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Published July 1, 2000 | public
Journal Article

Photo-induced isotopic fractionation of stratospheric N_2O


This paper shows that N_2O isotopic fractionation in the stratosphere may be understood within the limits of the standard photochemical models if mass-dependent photodissociation rates for the various N_2O isotopomers are incorporated. Thus, we conclude that there is no demonstrable reason to invoke a significant chemical source of N_2O in the middle atmosphere. This paper presents a general theory for isotopomer dependent photodissociation rates that accounts for the isotopic fractionation observed in stratospheric N_2O and how photodissociations appear to be both a source and a sink of N_2O in the middle atmosphere. Photo-induced isotopic fractionation effects (PHIFE), explain the distinct fractionation signatures found for ^(15)N/^(14)N and ^(18)O/^(16)O ratios in both laboratory and remote sensing measurements. Furthermore, PHIFE predicts substantially different isotopic fractionations in the stratosphere for the isotopomers ^(15)N^(14)N^(16)O and ^(14)N^(15)N^(16)O, which have identical molecular weights but different isotopic substitution sites. Modeling results based on this theory suggest that there is no demonstrable reason to invoke a significant chemical source of N_2O in the middle atmosphere and that N_2O multi-isotope correlations should prove a useful measure of stratospheric air parcel history.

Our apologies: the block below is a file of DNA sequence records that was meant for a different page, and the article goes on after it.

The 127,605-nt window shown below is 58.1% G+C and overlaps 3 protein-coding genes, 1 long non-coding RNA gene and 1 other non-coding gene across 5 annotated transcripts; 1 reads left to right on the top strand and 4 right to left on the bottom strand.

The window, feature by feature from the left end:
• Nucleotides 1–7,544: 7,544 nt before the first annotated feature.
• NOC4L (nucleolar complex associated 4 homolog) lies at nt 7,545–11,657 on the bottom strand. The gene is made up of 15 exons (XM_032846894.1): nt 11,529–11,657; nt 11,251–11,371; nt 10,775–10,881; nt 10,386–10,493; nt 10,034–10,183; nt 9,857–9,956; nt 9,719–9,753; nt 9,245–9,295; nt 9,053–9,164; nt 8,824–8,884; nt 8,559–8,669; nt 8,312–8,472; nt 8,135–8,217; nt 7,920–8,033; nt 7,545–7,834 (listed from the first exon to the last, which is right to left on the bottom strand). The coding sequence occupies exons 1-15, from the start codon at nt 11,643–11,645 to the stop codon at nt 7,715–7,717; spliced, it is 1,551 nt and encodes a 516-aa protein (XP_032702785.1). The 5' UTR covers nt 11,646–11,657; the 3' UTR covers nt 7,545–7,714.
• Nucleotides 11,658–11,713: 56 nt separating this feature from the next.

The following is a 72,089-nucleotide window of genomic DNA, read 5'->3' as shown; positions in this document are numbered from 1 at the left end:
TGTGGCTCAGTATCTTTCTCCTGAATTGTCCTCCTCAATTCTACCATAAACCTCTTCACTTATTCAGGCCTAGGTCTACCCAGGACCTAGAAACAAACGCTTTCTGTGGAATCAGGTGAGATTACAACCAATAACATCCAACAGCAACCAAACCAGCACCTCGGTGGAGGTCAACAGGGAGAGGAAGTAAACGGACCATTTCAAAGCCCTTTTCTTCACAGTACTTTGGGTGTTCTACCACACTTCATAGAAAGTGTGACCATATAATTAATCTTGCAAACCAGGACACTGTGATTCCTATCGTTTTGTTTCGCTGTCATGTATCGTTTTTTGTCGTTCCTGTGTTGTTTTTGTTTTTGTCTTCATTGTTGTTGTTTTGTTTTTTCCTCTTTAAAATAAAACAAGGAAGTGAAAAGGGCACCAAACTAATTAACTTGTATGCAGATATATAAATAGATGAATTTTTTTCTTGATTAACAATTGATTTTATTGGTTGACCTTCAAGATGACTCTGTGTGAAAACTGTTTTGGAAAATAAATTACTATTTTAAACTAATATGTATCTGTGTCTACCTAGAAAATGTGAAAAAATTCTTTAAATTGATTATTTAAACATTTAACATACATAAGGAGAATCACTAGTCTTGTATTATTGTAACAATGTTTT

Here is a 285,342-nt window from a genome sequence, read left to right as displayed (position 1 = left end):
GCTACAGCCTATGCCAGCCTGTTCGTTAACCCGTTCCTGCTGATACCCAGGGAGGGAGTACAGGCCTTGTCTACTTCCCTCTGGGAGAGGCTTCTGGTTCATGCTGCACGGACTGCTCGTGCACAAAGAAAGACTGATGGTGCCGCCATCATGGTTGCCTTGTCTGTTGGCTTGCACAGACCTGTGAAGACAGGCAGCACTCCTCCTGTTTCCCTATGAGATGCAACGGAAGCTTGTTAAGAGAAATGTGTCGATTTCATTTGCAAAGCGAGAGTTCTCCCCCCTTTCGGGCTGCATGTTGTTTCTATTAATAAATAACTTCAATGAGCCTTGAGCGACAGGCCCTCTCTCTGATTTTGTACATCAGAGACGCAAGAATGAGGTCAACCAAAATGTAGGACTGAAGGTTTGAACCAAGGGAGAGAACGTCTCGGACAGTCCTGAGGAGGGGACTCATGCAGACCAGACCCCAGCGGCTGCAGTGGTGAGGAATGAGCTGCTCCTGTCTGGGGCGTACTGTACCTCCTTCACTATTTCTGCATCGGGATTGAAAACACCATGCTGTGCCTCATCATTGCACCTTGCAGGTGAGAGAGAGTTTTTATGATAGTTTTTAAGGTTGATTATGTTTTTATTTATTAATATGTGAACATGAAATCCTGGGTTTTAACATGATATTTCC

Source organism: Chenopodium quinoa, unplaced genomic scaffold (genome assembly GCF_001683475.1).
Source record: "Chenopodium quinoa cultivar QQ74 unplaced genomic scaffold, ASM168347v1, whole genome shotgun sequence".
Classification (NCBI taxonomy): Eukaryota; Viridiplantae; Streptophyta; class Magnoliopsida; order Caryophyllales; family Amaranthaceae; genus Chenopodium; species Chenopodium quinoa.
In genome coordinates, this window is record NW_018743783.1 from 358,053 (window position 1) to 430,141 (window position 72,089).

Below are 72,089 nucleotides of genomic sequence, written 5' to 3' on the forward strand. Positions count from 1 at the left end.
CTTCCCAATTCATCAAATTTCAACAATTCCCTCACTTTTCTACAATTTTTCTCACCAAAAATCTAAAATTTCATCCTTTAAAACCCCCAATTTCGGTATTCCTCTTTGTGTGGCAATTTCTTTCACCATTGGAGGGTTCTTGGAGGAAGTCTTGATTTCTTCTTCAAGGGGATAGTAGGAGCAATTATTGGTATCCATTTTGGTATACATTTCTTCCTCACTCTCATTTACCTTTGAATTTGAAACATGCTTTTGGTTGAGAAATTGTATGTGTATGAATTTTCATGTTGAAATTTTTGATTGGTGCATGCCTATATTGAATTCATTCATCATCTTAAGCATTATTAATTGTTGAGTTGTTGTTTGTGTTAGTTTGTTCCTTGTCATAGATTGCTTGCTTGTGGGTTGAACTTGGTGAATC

Additional Information

© 2000 Elsevier Science Ltd. Received 15 June 1999; accepted 28 October 1999. Available online 8 January 2001. The authors wish to thank M. Thiemens, T. Rahn and G.A. Blake for interesting discussions as well as N. Yoshida, T. Röckmann, H. Zhang, and H. Umemoto for sharing their data prior to publication. CEM thanks the N_2O Conference organizers for the invitation to present the PHIFE paper in Tsukuba. YLY was supported in part by NSF ATM-9903790.

Additional details

August 22, 2023
October 17, 2023